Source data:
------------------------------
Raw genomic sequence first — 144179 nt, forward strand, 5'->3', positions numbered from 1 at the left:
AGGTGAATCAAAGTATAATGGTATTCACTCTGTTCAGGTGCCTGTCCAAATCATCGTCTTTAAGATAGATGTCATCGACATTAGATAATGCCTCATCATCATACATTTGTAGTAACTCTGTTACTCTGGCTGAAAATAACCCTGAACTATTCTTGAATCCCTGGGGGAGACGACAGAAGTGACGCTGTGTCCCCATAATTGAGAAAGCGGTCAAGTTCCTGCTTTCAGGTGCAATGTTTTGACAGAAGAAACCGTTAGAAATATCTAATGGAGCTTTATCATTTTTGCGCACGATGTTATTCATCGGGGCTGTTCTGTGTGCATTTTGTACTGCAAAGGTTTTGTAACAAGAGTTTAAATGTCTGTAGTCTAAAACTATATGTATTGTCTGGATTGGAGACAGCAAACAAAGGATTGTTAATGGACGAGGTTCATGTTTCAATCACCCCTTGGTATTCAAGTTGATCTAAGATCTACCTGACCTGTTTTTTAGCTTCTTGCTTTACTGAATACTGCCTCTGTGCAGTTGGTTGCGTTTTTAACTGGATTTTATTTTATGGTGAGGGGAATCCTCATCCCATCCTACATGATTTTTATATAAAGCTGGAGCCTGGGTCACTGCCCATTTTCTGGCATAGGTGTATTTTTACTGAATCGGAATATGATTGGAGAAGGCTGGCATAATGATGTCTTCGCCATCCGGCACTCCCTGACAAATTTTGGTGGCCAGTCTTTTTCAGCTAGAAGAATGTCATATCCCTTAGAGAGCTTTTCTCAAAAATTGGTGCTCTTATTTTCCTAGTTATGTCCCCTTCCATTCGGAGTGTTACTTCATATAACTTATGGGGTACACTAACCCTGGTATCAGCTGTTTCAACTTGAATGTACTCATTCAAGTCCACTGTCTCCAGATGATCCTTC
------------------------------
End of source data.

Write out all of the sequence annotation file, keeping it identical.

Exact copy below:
Raw genomic sequence first — 144179 nt, forward strand, 5'->3', positions numbered from 1 at the left:
AGGTGAATCAAAGTATAATGGTATTCACTCTGTTCAGGTGCCTGTCCAAATCATCGTCTTTAAGATAGATGTCATCGACATTAGATAATGCCTCATCATCATACATTTGTAGTAACTCTGTTACTCTGGCTGAAAATAACCCTGAACTATTCTTGAATCCCTGGGGGAGACGACAGAAGTGACGCTGTGTCCCCATAATTGAGAAAGCGGTCAAGTTCCTGCTTTCAGGTGCAATGTTTTGACAGAAGAAACCGTTAGAAATATCTAATGGAGCTTTATCATTTTTGCGCACGATGTTATTCATCGGGGCTGTTCTGTGTGCATTTTGTACTGCAAAGGTTTTGTAACAAGAGTTTAAATGTCTGTAGTCTAAAACTATATGTATTGTCTGGATTGGAGACAGCAAACAAAGGATTGTTAATGGACGAGGTTCATGTTTCAATCACCCCTTGGTATTCAAGTTGATCTAAGATCTACCTGACCTGTTTTTTAGCTTCTTGCTTTACTGAATACTGCCTCTGTGCAGTTGGTTGCGTTTTTAACTGGATTTTATTTTATGGTGAGGGGAATCCTCATCCCATCCTACATGATTTTTATATAAAGCTGGAGCCTGGGTCACTGCCCATTTTCTGGCATAGGTGTATTTTTACTGAATCGGAATATGATTGGAGAAGGCTGGCATAATGATGTCTTCGCCATCCGGCACTCCCTGACAAATTTTGGTGGCCAGTCTTTTTCAGCTAGAAGAATGTCATATCCCTTAGAGAGCTTTTCTCAAAAATTGGTGCTCTTATTTTCCTAGTTATGTCCCCTTCCATTCGGAGTGTTACTTCATATAACTTATGGGGTACACTAACCCTGGTATCAGCTGTTTCAACTTGAATGTACTCATTCAAGTCCACTGTCTCCAGATGATCCTTC